The scans shown are of the front and back of the stock photos. On ordering any images we will scan the actual negative and you will then receive the print from the negative and not the scan from the photo. Raymond Simpson's photographs, RHG Simpson, known as Ray to his friends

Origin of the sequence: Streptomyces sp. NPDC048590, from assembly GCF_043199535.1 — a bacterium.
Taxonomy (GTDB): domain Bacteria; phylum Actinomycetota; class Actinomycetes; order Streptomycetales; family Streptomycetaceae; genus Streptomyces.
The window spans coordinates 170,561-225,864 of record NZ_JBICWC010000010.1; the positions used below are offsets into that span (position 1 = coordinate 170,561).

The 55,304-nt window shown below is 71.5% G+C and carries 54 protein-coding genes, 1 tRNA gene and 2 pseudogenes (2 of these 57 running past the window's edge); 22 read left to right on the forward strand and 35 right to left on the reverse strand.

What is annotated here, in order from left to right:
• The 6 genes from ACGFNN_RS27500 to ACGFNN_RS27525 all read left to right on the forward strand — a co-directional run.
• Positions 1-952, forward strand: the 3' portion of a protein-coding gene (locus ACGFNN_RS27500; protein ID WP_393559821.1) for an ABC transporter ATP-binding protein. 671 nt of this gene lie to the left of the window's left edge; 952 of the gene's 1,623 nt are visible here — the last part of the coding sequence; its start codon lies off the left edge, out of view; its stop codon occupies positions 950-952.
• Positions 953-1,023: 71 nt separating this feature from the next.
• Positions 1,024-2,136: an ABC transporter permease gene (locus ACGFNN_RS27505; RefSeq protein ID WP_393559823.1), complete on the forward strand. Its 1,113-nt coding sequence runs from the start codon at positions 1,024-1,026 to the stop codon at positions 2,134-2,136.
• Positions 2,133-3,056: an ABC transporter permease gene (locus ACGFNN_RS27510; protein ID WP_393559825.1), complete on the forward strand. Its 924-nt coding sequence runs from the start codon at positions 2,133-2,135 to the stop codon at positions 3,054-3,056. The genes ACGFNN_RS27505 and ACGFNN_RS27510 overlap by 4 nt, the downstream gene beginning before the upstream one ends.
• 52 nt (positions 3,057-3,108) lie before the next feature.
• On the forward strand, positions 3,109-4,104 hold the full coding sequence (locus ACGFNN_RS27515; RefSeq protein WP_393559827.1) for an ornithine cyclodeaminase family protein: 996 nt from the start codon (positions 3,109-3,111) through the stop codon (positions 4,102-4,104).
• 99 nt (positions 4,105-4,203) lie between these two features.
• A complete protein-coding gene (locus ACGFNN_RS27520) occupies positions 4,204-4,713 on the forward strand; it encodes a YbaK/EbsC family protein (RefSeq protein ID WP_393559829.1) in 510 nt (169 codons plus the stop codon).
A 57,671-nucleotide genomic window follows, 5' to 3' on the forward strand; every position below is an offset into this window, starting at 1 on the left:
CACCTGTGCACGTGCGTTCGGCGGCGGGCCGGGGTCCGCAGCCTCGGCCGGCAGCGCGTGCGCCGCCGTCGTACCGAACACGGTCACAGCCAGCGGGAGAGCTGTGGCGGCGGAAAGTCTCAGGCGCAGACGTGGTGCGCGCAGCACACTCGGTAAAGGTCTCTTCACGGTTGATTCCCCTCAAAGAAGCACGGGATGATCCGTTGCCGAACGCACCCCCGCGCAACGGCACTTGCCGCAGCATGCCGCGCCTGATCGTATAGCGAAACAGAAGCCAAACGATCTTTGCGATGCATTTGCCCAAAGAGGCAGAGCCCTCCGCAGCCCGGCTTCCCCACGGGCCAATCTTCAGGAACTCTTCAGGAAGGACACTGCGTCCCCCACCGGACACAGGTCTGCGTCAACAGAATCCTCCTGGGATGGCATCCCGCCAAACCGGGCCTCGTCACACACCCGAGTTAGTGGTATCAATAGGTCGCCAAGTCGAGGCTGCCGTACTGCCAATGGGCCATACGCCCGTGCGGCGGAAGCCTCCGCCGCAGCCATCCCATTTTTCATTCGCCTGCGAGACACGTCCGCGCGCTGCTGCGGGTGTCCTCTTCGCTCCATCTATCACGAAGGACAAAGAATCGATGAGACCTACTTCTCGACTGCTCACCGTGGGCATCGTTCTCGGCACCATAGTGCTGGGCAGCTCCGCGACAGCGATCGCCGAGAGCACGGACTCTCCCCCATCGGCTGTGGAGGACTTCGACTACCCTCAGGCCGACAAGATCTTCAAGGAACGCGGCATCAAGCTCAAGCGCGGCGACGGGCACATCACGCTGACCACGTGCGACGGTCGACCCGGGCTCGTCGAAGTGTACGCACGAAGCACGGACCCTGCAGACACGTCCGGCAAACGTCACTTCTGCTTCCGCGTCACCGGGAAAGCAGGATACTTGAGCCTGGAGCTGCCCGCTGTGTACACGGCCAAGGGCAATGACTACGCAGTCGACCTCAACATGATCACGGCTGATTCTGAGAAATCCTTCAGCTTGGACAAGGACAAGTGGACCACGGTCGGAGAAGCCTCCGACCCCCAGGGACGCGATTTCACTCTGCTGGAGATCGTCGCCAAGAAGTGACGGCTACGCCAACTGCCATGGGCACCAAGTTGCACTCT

Ray was born on 30th October 1925 at a house in Friar Street Oxford, but when he was a small child his parents decided to buy a new semi-detached house in Kennington a village just outside Oxford. The New house had the main Oxford to Didcot railway line at the bottom of the garden. There was also the junction with the Thame branch which was often busy taking cars to and from Cowley car factory and Kennington signal box. In the 1930's train spotting was a very popular hobby amongst young boys and Ray was in an ideal situation to do this. In those days the signalman could get away with entertaing boys like Ray in the signal box. This was before number collectors books were available and Ray made his own books with seemingly endless lists of engine numbers and names. Ray and a group of friends also used to meet at Port Meadow in Oxford where the steam engines could be seen and "copped" going in and out from the engine shed. Ray's father was very generous to him and between them an Ensign camera was purchaced but film was in short supply but somehow they got hold of very wide ex-RAF film and Ray made a dark area under the dining room table to cut up and load the film. His cousin in Somerset Arthur Parsons knew about photography helped set him up doing photographic processing. Ray left school at 15 and worked as a porter in the Oxford University Bodlean Library where he was introduced to the card index system. In later life his knowledge of the card index system would serve well his photographic business. Each of the 100,000 images he was selling had a ticket and each of the 3,000 or so sets had a ticket. He made his own tickets out of old envelopes! During the war, whilst at the Bodlean Library, Ray did fire watching duty, he was also an active member of the Air Training Corp. He was called up for Nation Service after the war and spent a very cold 1947 winter in RAF Swinderby, Licolnshire moving ordinance around and eating boiled cabbage and other food he did not like! He was a Fitter and there were some things about the RAF he enjoyed. His serious photography also seems to have started in 1947, film and decent cameras were gradually becoming available and after he was demobilised Ray set up a photographic darkroom in a spare bedroom of his parents house. As well as railway photographs he had a part time attempt at wedding photography and general photographic work. His main employmet after his National Service was working with his father George Simpson in a mens outfitters in George Street Oxford. Ray said of himself he was a good salesman and if the product was right he could sell anything! The shop was just opposite Gloucester Green bus station and he would often slip out to take photographs of buses and coaches that were there. Ray met and Married Margaret in 1950 and around 1954 they moved from Rays parents house 85 Kennington Road to the house next door 83 Kenington Road. It was there that he set up a darkroom and office outside in a shed. He later put up another shed which was just the office, this had a window facing the railway so he could watch the trains as they went by. In about 1965 he bought a collection of 10,000 bus and train negatives for £80 from a man named Gradidge with these combined with his own negatives he decided to go full time sellingl of transport postcards in approval sets of about 30 scenes. There were two collections of post each day and he could often supply the same customer with two different packages in one week. In those days the payments were mainly by postal order and a regular Sunday evening task was adding up the postal orders and a member of the family had to maticulously check it - when decimalisation and calculators came in whoever was adding them up had to add it once with normal addition and once with the calculator and if they didn't match up work out which was wrong! He printed postcards for other print sellers like Lens of Sutton and bought two more big collections of negatives one from Ron Stapleton of Eames Model Shop in Reading this was the "South Riding" collection. the third big collection he bought was knwn as the "Photofives" this was massive with 100,000, 35mm negatives . He bought them from the photographers brother for £5000, they were not all of use and only about half were printed. The photographer of this collection had been based in London. Before the end of steam trains on the railways Ray's family holidays were dominated by where there were steam engines to be photographed by this time is main camera for buses and trains was a rolleiflex. Ray also supplied his friends with film to take pictures of buses for the business. Margaret Simpson helped Ray to print photographes three or four afternoons a week. They would print 1002 postcards a session, that was 6 copies of 167 different images; this was because there was 167 strips of double weight photographic in a box and they always printed a box full. Then the photos were glazed by Ray in the evenings. He had two glazing machines which glazed 4 strips at a time. The strips of six of the same image and then cut them up with a gillotine as they came out of the glazers. Margaret also helped with the booking in and posting off of the approval sets. At this same time he bought a plot of land in Upper Road Kennington and had a house designed and built with an office and darkroom as part of the design. The move was around 1971. They stopped printing photographs in 2003 the printing session which used to take 3 hours was now taking four and a half hours, mainly due to Ray's failing eyesight. Margaret died in 2005 but Ray continued with the business with the help of his son John. When Ray died on 5th January 2018 at the age of 92 and there were still about 65,000 prints left. Margaret often used to encourage him to stop printing and said, he would never sell all those prints even if he lived to be 100! She was right!